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Two teenagers found in remote jungle near the site of a mass grave in Thailand’s Songkhla Province yesterday revealed that at least 800 people, including Rohingya refugees, were being held in the camp prior to its discovery by authorities.
The two youths, aged 14 and 17, said they had been held at the camp for eight months, and that the prisoners had been dispersed shortly before officers moved in on Friday.
It came as early reports began to emerge of the horrific conditions endured by prisoners being held at the remote border camp, where 26 bodies have now been recovered, mostly from shallow graves.
“We were the people who could not pay the ransom, so they kept us and did not really care whether we lived or died,” 28-year-old survivor Anuzar, who was found at the grave site on Friday, told Thai news website Phuketwan.
“Most of us have been beaten or abused … In the camp, we were never able to get enough food or water. Showering seldom happened.”
Anuzar said he believed ten Bangladeshis were among the dead scattered near the camp, along with at least 30 Rohingya.
“Eight brokers controlled the camp,” Anuzar said. “I knew three well — Ahmed Ali, Anwar and Sorim-Ida. Some are Rohingya, some are Malaysian.”
Sirichai Leewannapasai, chief of Songkhla’s Public Health Office, said yesterday that Anuzar’s condition is not serious. He suffered from fatigue and a lack of food, and also has a slight fever, but is making a steady recovery.
The camp itself is located in about three square kilometres of thick jungle at the top of a mountain close to the Malaysian border, and commands sweeping views of all possible approaches. Of the 39 structures built at the site, 26 are sleeping quarters, and the rest are kitchens, bathrooms and an observation tower, police said.
The mass grave site was found in a clearing about 50 metres from the main camp, which police believe had been in operation for a “long time”.
“From the evidence given by witnesses who were in the camp, we believe there was violence here and people died from the violence,” Thai Pol-Gen Jarumporn Suramanee told Reuters.
It took a team of 100 forensic experts and rescue workers more than four hours yesterday to exhume another 21 bodies from shallow graves in the remote jungle camp.
The rugged terrain meant rescue workers are being forced to carry the bodies down the hill in teams of eight — a steep hike of about an hour — to Songklanagarind Hospital to be identified.
Of the 26 bodies that have now been recovered, 25 have been identified as male and one female, said Pol-Gen Jaramporn Suramanee, a forensic science adviser to the Royal Thai Police.
Several of the bodies showed signs of decay indicating they had been dead for at least one month, Pol-Gen Jaramporn said.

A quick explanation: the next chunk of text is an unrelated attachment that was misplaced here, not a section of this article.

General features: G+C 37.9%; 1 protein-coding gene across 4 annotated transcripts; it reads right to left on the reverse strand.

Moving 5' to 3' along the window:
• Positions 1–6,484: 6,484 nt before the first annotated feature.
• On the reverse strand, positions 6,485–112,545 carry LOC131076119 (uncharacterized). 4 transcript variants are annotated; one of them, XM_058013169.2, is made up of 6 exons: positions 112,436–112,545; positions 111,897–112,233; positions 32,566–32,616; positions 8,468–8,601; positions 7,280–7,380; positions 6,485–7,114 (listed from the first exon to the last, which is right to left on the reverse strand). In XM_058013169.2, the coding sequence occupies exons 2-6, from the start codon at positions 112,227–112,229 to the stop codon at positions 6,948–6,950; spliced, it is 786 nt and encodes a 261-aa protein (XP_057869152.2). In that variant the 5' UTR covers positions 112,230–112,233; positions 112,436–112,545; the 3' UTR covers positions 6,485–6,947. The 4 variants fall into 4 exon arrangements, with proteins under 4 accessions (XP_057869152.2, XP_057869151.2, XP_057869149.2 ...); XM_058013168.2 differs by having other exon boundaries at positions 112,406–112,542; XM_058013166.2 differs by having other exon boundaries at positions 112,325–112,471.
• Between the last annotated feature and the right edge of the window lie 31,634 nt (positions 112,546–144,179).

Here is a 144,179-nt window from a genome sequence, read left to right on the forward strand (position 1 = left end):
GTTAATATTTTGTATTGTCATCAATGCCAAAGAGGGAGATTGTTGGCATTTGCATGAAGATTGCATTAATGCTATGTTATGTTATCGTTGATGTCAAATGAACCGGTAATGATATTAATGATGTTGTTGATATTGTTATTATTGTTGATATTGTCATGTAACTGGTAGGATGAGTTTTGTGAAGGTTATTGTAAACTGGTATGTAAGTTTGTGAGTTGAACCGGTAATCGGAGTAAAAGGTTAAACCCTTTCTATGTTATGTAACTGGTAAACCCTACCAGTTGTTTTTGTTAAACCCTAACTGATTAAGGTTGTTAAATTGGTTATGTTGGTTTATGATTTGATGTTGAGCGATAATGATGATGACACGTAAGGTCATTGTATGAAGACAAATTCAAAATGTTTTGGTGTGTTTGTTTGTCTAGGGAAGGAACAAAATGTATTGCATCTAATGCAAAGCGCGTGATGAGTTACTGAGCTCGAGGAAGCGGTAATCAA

But one victim, whose body had not been buried, had died as recently as a few days ago.
Pol-Gen Jaramporn said forensic experts have collected DNA samples from the bodies, but at this stage they are still unable to confirm their identities or ethnicity.
After autopsies and DNA tests are conducted, the bodies will be buried at Ban Phru in Songkhla’s Hat Yai district, he said.
Police are now expanding their probe to cover a human trafficking network in Nakhon Si Thammarat suspected of being linked to the camp.
Deputy national police chief Ake Angsananont said yesterday police are piecing together information from all concerned agencies.
Search and rescue missions are also being conducted in areas surrounding the camp looking for other potential survivors, Pol-Gen Ake said.
Any human traffickers found to have been involved will be “severely punished”, he said, adding that proper funeral rites and burials will be arranged for the bodies.
Government spokesman Maj Gen Sansern Kaewkamnerd said Thailand is determined “to eliminate every type of human trafficking and block Thailand from being a transit point”.
He said those behind the camp will be “severely punished”, regardless of whether they are common criminals or corrupt officials.
His comments came amid strong pressure from international activists. Chris Lewa, director of the Arakan Project, which has monitored the movements of Rohingya for more than a decade, said traffickers are beginning to shift their tactics for holding prisoners.
Instead of jungle camps, she said Rohingya and Bangladeshis have in recent months been taken to large ships while they wait for ransoms to be paid.
Lewa estimates that 7,000-8,000 migrants are currently parked off the coast or in nearby international waters.
Human Rights Watch has called for an independent investigation with UN involvement to find out what took place at the site.
“The discovery of these mass graves should shock the Thai government into shutting down the trafficking networks that enrich officials but prey on extremely vulnerable people,” HRW’s Brad Adams said.
This story was originally published by The Bangkok Post on 3 May 2015.